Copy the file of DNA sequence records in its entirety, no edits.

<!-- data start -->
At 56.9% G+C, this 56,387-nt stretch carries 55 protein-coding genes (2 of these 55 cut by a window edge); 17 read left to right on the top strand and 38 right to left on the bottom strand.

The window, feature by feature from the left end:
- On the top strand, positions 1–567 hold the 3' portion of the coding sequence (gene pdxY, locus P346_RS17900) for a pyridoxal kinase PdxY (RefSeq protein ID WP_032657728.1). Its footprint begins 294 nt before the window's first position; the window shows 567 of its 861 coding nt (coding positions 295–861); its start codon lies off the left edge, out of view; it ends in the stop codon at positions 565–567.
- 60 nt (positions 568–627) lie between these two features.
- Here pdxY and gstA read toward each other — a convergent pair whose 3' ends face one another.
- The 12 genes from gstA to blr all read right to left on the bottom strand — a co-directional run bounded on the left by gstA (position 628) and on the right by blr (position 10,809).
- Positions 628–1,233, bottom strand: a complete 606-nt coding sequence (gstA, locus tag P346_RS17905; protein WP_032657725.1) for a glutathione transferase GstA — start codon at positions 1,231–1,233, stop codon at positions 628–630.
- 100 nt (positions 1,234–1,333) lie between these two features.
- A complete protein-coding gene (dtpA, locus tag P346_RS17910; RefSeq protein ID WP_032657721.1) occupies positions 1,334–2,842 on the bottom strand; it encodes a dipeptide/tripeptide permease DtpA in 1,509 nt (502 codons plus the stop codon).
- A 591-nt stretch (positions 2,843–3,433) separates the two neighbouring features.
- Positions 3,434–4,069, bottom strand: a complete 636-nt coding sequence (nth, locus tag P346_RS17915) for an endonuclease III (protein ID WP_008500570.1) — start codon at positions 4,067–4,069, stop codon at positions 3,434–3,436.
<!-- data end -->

At 56.9% G+C, this 56,387-nt stretch carries 55 protein-coding genes (2 of these 55 cut by a window edge); 17 read left to right on the top strand and 38 right to left on the bottom strand.

The window, feature by feature from the left end:
- On the top strand, positions 1–567 hold the 3' portion of the coding sequence (gene pdxY, locus P346_RS17900) for a pyridoxal kinase PdxY (RefSeq protein ID WP_032657728.1). Its footprint begins 294 nt before the window's first position; the window shows 567 of its 861 coding nt (coding positions 295–861); its start codon lies off the left edge, out of view; it ends in the stop codon at positions 565–567.
- 60 nt (positions 568–627) lie between these two features.
- Here pdxY and gstA read toward each other — a convergent pair whose 3' ends face one another.
- The 12 genes from gstA to blr all read right to left on the bottom strand — a co-directional run bounded on the left by gstA (position 628) and on the right by blr (position 10,809).
- Positions 628–1,233, bottom strand: a complete 606-nt coding sequence (gstA, locus tag P346_RS17905; protein WP_032657725.1) for a glutathione transferase GstA — start codon at positions 1,231–1,233, stop codon at positions 628–630.
- 100 nt (positions 1,234–1,333) lie between these two features.
- A complete protein-coding gene (dtpA, locus tag P346_RS17910; RefSeq protein ID WP_032657721.1) occupies positions 1,334–2,842 on the bottom strand; it encodes a dipeptide/tripeptide permease DtpA in 1,509 nt (502 codons plus the stop codon).
- A 591-nt stretch (positions 2,843–3,433) separates the two neighbouring features.
- Positions 3,434–4,069, bottom strand: a complete 636-nt coding sequence (nth, locus tag P346_RS17915) for an endonuclease III (protein ID WP_008500570.1) — start codon at positions 4,067–4,069, stop codon at positions 3,434–3,436.